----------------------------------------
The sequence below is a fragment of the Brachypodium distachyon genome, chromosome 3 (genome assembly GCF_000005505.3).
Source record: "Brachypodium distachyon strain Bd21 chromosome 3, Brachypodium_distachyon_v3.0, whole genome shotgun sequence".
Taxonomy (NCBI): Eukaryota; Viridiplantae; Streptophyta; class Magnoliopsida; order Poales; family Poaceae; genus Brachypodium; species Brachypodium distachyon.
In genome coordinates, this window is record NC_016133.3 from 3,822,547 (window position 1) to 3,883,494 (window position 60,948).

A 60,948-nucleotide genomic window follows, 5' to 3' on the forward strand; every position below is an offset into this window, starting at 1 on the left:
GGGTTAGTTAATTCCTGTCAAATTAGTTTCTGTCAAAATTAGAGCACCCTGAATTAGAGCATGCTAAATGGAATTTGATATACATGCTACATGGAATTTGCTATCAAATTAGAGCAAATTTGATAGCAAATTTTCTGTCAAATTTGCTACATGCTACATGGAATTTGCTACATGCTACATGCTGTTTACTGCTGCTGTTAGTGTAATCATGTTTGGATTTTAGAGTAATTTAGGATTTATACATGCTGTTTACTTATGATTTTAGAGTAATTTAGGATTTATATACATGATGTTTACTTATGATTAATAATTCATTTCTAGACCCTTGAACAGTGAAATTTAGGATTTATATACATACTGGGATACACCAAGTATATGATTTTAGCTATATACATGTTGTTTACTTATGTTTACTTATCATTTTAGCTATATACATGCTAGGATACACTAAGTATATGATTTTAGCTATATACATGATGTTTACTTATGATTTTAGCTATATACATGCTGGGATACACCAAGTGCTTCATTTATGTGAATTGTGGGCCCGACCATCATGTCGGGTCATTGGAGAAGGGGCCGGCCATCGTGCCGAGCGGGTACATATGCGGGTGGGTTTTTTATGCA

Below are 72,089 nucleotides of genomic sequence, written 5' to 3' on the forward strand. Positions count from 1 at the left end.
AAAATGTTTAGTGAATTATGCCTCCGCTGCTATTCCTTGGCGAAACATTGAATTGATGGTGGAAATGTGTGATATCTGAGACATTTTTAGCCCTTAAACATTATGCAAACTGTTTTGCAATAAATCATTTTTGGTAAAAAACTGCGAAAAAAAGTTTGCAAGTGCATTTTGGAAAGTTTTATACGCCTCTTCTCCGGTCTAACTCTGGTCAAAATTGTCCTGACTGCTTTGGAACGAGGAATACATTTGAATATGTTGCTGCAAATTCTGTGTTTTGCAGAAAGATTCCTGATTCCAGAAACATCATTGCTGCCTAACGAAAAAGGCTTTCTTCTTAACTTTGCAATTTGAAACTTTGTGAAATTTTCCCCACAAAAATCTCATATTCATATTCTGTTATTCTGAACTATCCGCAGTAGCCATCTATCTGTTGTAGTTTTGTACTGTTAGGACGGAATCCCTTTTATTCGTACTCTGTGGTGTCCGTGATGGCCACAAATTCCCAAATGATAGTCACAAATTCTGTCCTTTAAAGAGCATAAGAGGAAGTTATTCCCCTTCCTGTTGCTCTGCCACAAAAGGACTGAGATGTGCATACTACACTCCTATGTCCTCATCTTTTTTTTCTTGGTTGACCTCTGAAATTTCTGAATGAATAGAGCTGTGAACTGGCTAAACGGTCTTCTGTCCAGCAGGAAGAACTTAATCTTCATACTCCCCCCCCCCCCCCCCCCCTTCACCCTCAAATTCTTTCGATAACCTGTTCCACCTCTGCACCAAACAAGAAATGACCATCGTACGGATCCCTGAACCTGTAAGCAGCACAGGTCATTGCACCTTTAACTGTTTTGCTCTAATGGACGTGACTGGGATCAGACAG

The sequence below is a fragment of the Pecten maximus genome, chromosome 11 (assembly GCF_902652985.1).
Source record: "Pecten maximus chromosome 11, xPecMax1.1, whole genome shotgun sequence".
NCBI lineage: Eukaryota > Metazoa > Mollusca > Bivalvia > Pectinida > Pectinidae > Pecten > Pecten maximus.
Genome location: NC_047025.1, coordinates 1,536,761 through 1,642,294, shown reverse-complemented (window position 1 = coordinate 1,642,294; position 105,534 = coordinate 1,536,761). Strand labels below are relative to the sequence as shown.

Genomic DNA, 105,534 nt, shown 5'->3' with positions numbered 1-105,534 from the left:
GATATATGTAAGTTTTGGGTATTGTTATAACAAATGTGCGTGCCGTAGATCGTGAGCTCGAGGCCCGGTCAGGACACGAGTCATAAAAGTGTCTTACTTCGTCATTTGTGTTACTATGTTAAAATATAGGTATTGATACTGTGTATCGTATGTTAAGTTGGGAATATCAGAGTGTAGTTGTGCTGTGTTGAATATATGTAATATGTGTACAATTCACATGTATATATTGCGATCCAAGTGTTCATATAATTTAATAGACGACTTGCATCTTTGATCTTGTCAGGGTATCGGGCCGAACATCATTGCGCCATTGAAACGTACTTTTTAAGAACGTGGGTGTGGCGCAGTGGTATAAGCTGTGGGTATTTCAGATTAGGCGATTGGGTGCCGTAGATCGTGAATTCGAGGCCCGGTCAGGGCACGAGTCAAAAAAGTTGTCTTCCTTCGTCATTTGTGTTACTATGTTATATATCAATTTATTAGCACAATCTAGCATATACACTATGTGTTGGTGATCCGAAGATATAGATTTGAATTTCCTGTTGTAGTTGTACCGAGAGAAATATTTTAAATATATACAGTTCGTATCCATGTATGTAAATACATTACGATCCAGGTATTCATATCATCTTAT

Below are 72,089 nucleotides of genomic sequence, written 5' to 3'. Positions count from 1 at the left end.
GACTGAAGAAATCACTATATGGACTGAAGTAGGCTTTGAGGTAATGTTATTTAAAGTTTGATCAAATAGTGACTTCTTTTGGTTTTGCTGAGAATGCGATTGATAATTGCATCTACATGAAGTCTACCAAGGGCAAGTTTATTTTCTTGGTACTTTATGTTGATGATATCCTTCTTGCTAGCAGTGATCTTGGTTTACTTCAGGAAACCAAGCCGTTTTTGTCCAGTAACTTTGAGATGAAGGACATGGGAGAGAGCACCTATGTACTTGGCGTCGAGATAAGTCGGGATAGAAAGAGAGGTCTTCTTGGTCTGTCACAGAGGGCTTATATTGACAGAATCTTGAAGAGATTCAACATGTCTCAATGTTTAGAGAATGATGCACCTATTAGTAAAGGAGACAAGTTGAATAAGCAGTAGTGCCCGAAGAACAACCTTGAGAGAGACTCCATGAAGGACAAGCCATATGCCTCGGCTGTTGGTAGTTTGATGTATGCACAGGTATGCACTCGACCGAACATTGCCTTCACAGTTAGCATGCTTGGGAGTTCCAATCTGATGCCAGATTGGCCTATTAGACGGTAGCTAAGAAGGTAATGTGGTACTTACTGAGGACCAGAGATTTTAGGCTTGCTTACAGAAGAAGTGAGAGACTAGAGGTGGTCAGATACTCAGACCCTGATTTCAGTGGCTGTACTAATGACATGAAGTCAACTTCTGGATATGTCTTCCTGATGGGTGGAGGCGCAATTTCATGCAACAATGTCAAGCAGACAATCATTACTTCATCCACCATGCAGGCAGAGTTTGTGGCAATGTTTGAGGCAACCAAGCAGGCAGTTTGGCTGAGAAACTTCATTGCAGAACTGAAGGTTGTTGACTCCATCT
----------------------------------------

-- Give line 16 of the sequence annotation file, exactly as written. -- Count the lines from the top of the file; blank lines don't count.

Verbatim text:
GACTGAAGAAATCACTATATGGACTGAAGTAGGCTTTGAGGTAATGTTATTTAAAGTTTGATCAAATAGTGACTTCTTTTGGTTTTGCTGAGAATGCGATTGATAATTGCATCTACATGAAGTCTACCAAGGGCAAGTTTATTTTCTTGGTACTTTATGTTGATGATATCCTTCTTGCTAGCAGTGATCTTGGTTTACTTCAGGAAACCAAGCCGTTTTTGTCCAGTAACTTTGAGATGAAGGACATGGGAGAGAGCACCTATGTACTTGGCGTCGAGATAAGTCGGGATAGAAAGAGAGGTCTTCTTGGTCTGTCACAGAGGGCTTATATTGACAGAATCTTGAAGAGATTCAACATGTCTCAATGTTTAGAGAATGATGCACCTATTAGTAAAGGAGACAAGTTGAATAAGCAGTAGTGCCCGAAGAACAACCTTGAGAGAGACTCCATGAAGGACAAGCCATATGCCTCGGCTGTTGGTAGTTTGATGTATGCACAGGTATGCACTCGACCGAACATTGCCTTCACAGTTAGCATGCTTGGGAGTTCCAATCTGATGCCAGATTGGCCTATTAGACGGTAGCTAAGAAGGTAATGTGGTACTTACTGAGGACCAGAGATTTTAGGCTTGCTTACAGAAGAAGTGAGAGACTAGAGGTGGTCAGATACTCAGACCCTGATTTCAGTGGCTGTACTAATGACATGAAGTCAACTTCTGGATATGTCTTCCTGATGGGTGGAGGCGCAATTTCATGCAACAATGTCAAGCAGACAATCATTACTTCATCCACCATGCAGGCAGAGTTTGTGGCAATGTTTGAGGCAACCAAGCAGGCAGTTTGGCTGAGAAACTTCATTGCAGAACTGAAGGTTGTTGACTCCATCT